Falling Into The Audience

I did like this new TED talk from activist-performer-singer-songwriter-blogger-provocateur (people who defy description make me happy) Amanda Palmer. She talks evocatively about the art of asking for support (financial and otherwise) from your following, and how that process can help build powerful connections with people. She calls it 'falling into the audience' which is a description I immediately loved.

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Design Is Everybody’s Business

It’s no surprise that the company behind the much-praised Aeron chairHerman Miller – would embrace a compelling design ethos.  The exquisitely-designed chair is featured in the Museum of Modern Art’s permanent collection, after all.

And yet, I was captivated by a recent presentation by the company’s director of insight and exploration, Gretchen Gscheidle.  (Thanks to the folks at San Diego’s CONNECT, for putting on the terrific seminar.)  As Gretchen outlined Herman Miller’s ten principles of design, I found them at once simple and profound.

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The Divided Brain

"The intuitive mind is a sacred gift and the rational mind is a faithful servant" Albert Einstein

This latest RSA Animate by reknowned psychiatrist Iain McGilchrist (and the accompanying book) is a powerful evocation of how the divergent, contradicting nature of the thinking from the two hemispheres of our brain (and how they interrelate) have shaped, and continue to shape, our world.

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Art Is Like Viagra for Science. Art and Science Complement Each Other in All Forms of Sense-Making. The Magic Formula for Innovation.

“If you’ve never been lost you’ll never end up getting anywhere new”. That was a great opening line when Dan Widen tried to sum up his observations on day one of the event. It was the first time I met him in person and I must say I really like him. Not only his achievements but his personal style of reflections.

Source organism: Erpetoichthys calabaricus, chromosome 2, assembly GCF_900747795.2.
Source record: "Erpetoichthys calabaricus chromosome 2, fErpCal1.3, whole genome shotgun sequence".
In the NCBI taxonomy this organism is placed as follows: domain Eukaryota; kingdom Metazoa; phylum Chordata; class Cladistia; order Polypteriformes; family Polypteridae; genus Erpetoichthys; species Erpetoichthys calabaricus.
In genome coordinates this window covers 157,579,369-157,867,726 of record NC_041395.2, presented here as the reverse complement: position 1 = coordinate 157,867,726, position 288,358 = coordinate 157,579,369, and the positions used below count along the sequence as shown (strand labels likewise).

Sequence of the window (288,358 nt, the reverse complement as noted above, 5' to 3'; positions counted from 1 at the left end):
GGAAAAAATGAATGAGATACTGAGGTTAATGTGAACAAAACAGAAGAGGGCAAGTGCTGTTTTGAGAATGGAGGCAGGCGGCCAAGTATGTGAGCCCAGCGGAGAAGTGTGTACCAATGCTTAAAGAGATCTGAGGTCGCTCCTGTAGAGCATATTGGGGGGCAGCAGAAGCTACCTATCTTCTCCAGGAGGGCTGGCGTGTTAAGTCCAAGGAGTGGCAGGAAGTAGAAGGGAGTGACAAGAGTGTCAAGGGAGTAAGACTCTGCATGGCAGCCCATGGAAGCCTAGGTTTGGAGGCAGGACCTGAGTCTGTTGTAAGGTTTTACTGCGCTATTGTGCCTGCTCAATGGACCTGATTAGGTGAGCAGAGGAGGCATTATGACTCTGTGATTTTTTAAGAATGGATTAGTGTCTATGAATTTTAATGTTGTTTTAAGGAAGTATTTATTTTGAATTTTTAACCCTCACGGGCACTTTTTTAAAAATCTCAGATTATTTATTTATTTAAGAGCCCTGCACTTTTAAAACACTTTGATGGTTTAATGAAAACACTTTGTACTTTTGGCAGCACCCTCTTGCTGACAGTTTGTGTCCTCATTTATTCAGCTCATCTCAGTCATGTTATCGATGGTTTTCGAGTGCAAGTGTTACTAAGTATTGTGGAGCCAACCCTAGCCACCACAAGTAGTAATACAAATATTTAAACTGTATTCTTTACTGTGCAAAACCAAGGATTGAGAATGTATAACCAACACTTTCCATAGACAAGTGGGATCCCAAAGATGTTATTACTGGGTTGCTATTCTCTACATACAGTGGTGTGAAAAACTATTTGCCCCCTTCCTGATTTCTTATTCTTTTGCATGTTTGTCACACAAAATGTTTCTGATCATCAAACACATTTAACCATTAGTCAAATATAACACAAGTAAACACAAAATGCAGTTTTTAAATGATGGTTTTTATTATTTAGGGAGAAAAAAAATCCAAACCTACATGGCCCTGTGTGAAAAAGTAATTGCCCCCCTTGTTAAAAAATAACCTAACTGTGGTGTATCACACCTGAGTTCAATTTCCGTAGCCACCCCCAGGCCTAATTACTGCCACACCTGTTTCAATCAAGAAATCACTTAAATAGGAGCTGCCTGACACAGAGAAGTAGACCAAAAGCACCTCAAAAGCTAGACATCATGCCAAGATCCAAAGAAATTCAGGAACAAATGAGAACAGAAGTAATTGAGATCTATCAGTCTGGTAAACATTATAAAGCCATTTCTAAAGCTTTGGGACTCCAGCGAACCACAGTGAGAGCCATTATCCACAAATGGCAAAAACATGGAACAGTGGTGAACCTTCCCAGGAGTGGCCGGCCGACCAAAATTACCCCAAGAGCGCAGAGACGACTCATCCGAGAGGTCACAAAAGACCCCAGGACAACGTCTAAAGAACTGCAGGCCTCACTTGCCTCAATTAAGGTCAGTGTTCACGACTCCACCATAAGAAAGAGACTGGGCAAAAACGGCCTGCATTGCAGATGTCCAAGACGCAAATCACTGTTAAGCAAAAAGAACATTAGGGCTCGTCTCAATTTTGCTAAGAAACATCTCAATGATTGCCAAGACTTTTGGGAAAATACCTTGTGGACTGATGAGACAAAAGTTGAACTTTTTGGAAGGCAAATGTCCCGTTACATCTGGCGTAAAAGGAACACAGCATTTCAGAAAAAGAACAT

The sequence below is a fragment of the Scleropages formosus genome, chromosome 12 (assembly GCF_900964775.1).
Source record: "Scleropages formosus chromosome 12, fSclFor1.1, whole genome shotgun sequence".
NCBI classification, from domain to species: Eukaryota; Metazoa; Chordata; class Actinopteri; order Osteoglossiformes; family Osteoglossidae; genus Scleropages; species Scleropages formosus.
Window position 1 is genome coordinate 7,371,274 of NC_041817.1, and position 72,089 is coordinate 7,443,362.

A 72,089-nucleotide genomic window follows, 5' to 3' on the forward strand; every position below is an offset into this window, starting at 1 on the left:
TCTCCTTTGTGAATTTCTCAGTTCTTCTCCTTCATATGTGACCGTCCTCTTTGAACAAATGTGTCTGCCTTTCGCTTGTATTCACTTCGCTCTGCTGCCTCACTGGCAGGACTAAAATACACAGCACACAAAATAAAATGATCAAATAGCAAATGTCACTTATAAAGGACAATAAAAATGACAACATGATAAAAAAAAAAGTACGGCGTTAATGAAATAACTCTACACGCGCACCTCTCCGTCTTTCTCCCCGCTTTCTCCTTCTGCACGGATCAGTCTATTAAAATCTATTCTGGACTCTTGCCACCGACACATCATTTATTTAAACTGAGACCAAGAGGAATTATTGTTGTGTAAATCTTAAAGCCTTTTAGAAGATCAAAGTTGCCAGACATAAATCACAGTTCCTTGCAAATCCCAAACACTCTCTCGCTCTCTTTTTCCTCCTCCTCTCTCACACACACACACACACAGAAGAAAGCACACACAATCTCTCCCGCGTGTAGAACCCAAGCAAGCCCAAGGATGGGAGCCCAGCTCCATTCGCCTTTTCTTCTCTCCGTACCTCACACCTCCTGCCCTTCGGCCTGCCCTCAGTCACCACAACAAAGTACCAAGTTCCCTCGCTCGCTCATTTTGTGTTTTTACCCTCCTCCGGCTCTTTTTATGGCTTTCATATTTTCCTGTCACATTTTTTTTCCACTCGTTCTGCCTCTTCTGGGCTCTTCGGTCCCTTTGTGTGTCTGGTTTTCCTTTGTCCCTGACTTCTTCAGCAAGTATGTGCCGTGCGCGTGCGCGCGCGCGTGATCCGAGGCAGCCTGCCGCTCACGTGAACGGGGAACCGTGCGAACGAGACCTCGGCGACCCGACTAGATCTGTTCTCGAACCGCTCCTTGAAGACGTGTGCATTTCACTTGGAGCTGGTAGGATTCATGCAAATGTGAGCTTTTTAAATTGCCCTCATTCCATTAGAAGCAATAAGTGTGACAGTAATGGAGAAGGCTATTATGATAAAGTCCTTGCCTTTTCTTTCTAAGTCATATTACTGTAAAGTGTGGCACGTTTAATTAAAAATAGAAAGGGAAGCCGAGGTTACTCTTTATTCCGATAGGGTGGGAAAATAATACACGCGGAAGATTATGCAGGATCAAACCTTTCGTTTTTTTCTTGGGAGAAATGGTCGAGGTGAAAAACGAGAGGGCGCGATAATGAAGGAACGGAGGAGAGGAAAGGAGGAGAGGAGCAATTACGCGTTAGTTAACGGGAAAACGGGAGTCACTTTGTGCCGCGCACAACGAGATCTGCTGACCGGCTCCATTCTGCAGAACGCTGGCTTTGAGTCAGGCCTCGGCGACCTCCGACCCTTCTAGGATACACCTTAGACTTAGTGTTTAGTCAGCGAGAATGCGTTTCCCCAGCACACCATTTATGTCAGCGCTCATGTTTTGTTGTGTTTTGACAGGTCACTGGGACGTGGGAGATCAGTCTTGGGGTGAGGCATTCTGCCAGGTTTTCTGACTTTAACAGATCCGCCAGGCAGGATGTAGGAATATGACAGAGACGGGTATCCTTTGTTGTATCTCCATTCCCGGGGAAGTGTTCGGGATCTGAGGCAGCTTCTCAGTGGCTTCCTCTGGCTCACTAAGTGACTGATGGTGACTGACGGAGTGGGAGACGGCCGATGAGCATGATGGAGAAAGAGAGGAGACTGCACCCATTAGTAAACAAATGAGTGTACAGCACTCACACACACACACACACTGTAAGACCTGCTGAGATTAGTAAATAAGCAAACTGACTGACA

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The Future of Visual Storytelling: From The Last Supper to the iPad Tablet

Of late, I've been thinking a lot about visual storytelling and the various ways that the Internet and digital devices like the iPad require us to process information and content. Over the past decade, there has been an astounding rise in the value of visual literacy -- the ability to process information and content that is delivered via images rather than text. When you think about it, all of the most popular forms of new Internet content - whether infographics, casual games or video clips - place a premium on visual storytelling. At the end of the day, the Apple iPad is primarily a device for consuming visual content.

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If "Design Thinking" Can Power Up Companies, How about "Art"? "Art" Should Not Be Reduced to Something Just for Display. "Art" Is the Soul of Design.

This is the view from my temporary office. I have received a lot of great feedback from my last post and I guess it is a popular subject. And there are many different point-of-views out there. I want to continue on the subject and this was written on my 18 hour transpacific flight while eating a stack of home made French toast because I can’t stand airline food.

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Crowdfunding Artistic Projects Through Kickstarter

Brooklyn-based Kickstarter enables people to "crowd-fund" new artistic projects (books, movies, films, etc.) and then follow along the progress of the project through regular updates. In my first-ever Kickstarter project, I helped to crowd-fund a new book from Robin Sloan (a former Current TV exec and aspiring novelist) after reading about it on CNET:

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Video Games Need Their Oscars

Some of the biggest, well-know brands in the video game world announced new titles at last week's E3 trade show in Los Angeles. Maybe you've heard of Halo, Mario Bros., or BioShock but, unless you're a gamer, you probably know little else about them. Countless hours are spend enraptured by this varied, multi-billion-dollar industry, yet it still operates like a niche community. An acquired taste.

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Thinking about Processes as 'Science' and 'Art'

by: John Caddell

One of my most gratifying but ultimately unsuccessful work assignments was to create an offering to open up an attractive new market segment. It was gratifying because many things went well–we developed a strong brand, quickly took up a position of authority and insight, and sold several important deals.

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Hamlet across New Media

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